For a decade the gospel according to Dansk Industri was that high cost levels force companies to outsource manufacturing from Denmark to countries with cheap labour.
The obvious choice
Eastern Europe was nearby, with Poland and Hungary being obvious choices. Both were EU members and close to the German market, which consumes a major share of Danish industrial exports.
And the next stop would be Turkey – almost European and industrially developed – with China, of course, the automatic choice for overseas establishments.
Closing the gap
But what we are seeing now is a confirmation of the laws of gravity. The pendulum is swinging back.
Danish industry has gained a lot from the financial crisis in terms of the fine-tuning of its cost structure. Lean spending and robotisation combined with very low interest rates are beginning to close the gap between local cost development and alternatives.
The labour market has realised that exorbitant wage increases were counterproductive, and it has stopped the widening of unit cost differences between here and there.
The money talks
Recent euro/dollar currency fluctuation has helped – there has been a 25 percent improvement stateside this year alone. And the Chinese renminbi is following suit.
There is a lot of sense in producing in China if it is for the Chinese market, but for services catering to the European market, it is now clear that a number of companies are retracting their outsourced production and rebuilding and increasing their local capacity.
Greener no longer
Turkey, meanwhile, is experiencing uncertainty due to its political stability caused by the government’s recent decision to deal with Kurdish separatists and Muslim hardliners. Here too the currency has now played its card and Turkey is no longer an optimal location to produce cheap yet sophisticated products such as automotive parts and components.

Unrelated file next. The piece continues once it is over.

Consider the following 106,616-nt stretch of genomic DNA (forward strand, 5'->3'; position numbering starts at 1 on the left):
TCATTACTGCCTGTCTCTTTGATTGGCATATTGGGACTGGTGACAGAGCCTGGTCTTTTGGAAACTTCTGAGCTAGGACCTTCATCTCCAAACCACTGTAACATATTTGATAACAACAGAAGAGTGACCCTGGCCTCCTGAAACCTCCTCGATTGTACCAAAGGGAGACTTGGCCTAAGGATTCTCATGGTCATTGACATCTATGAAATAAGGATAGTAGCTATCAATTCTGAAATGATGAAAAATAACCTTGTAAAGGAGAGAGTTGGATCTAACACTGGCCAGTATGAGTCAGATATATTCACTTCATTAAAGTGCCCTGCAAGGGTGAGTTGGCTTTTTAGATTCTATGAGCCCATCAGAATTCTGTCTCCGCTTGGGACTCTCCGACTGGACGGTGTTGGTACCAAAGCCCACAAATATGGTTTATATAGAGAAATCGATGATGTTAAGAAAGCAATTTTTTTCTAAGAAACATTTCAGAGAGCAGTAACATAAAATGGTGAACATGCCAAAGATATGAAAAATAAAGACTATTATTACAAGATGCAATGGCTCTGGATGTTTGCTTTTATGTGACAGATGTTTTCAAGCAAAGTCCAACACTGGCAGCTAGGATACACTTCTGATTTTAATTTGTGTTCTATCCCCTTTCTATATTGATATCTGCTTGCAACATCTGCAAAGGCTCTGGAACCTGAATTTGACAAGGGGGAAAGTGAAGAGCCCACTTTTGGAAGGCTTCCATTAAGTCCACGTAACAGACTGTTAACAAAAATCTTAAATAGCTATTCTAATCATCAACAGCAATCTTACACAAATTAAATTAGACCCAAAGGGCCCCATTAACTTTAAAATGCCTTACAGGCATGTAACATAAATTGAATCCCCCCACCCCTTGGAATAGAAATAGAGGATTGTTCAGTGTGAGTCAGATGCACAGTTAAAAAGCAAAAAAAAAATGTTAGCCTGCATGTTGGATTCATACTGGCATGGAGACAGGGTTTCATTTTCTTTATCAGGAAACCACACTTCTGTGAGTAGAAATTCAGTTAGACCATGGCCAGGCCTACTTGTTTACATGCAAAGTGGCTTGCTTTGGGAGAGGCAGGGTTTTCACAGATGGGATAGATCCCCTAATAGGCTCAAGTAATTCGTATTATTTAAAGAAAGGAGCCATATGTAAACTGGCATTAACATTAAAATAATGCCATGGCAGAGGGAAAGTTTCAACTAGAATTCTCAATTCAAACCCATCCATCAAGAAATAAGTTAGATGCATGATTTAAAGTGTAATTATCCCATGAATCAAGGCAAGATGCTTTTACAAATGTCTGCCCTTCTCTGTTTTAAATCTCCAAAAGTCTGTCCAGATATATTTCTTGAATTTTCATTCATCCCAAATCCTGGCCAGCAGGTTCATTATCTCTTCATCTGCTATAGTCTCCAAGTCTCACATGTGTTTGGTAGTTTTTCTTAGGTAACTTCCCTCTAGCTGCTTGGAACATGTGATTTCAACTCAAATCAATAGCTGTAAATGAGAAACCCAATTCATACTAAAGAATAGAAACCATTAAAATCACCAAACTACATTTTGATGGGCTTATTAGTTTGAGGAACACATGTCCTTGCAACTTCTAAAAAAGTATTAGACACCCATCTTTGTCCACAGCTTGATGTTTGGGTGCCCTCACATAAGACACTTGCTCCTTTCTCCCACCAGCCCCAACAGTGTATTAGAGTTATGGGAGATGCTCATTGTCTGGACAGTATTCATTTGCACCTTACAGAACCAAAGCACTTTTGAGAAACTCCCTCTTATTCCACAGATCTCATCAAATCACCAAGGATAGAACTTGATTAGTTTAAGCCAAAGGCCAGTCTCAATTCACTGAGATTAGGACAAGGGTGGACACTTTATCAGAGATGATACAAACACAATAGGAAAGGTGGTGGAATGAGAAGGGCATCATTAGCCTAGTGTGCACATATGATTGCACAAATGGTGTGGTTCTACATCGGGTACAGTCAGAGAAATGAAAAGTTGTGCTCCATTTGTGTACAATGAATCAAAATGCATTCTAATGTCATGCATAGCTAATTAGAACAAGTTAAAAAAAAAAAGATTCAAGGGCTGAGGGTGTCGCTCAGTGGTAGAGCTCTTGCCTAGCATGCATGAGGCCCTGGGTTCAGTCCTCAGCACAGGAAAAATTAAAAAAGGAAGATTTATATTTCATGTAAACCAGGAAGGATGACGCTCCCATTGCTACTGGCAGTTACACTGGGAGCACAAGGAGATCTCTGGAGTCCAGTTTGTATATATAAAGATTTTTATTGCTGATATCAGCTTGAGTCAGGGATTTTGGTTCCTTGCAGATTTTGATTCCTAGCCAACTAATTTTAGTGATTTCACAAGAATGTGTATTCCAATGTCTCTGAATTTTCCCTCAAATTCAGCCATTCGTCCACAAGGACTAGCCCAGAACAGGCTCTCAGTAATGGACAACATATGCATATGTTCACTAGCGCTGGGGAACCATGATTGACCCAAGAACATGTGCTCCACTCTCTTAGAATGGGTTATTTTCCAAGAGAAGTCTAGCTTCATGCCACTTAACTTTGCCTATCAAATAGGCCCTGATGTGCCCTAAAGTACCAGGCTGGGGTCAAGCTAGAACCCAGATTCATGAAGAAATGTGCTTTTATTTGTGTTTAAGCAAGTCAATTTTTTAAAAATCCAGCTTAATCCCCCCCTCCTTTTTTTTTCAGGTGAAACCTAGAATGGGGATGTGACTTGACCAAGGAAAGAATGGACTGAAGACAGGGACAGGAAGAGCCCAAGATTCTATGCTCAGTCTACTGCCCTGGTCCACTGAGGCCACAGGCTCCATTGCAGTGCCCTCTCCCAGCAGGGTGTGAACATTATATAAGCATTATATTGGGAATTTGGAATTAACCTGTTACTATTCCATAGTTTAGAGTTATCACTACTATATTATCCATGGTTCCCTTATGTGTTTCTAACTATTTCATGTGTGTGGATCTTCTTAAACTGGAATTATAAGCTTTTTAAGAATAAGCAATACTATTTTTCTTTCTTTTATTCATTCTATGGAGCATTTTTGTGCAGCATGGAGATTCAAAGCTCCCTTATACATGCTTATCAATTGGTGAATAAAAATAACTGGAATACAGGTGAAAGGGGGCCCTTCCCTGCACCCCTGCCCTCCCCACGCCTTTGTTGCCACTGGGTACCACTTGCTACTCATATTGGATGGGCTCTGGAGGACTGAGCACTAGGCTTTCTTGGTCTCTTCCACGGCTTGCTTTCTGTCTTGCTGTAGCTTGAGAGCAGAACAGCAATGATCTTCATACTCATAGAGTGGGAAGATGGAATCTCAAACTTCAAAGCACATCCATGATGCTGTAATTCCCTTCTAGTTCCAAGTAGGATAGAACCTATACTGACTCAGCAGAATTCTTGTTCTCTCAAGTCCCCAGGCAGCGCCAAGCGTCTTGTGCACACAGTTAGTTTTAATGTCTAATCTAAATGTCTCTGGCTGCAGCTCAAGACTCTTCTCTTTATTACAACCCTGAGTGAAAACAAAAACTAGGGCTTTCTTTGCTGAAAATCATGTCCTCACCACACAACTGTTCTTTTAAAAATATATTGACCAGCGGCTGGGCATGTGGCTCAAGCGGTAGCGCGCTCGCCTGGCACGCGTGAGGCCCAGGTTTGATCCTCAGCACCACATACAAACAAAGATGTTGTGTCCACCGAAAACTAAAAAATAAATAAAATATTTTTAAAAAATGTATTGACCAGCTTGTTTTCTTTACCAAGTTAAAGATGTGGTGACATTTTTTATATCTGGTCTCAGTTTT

Poland is becoming a good place to work, although wages are increasing above inflation. They have passed the balancing point and are catching up.
Still a shortage
What we now have to cope with is our shortage of skilled labour – particularly technicians to advise us and install robots. Domestic costs are not expected to go down anytime soon, and alternatives are now catching up so Denmark can enjoy its traditional mantra. There are no natural resources – even the oil and gas is running dry – but it has a population with a uniform culture and an educational standard that endorses productivity.
Yes, we have to integrate a number of refugees and legitimate immigrants and not least embrace those already here – especially the second generation Middle East offspring – but they are few in number and the females are showing their men the way (fuelled by gender liberation, no doubt).
All in all, we can return to our jobs after the summer break with our country’s prospects looking the most rosy they have for some time. The pendulum has turned clockwise and is stable.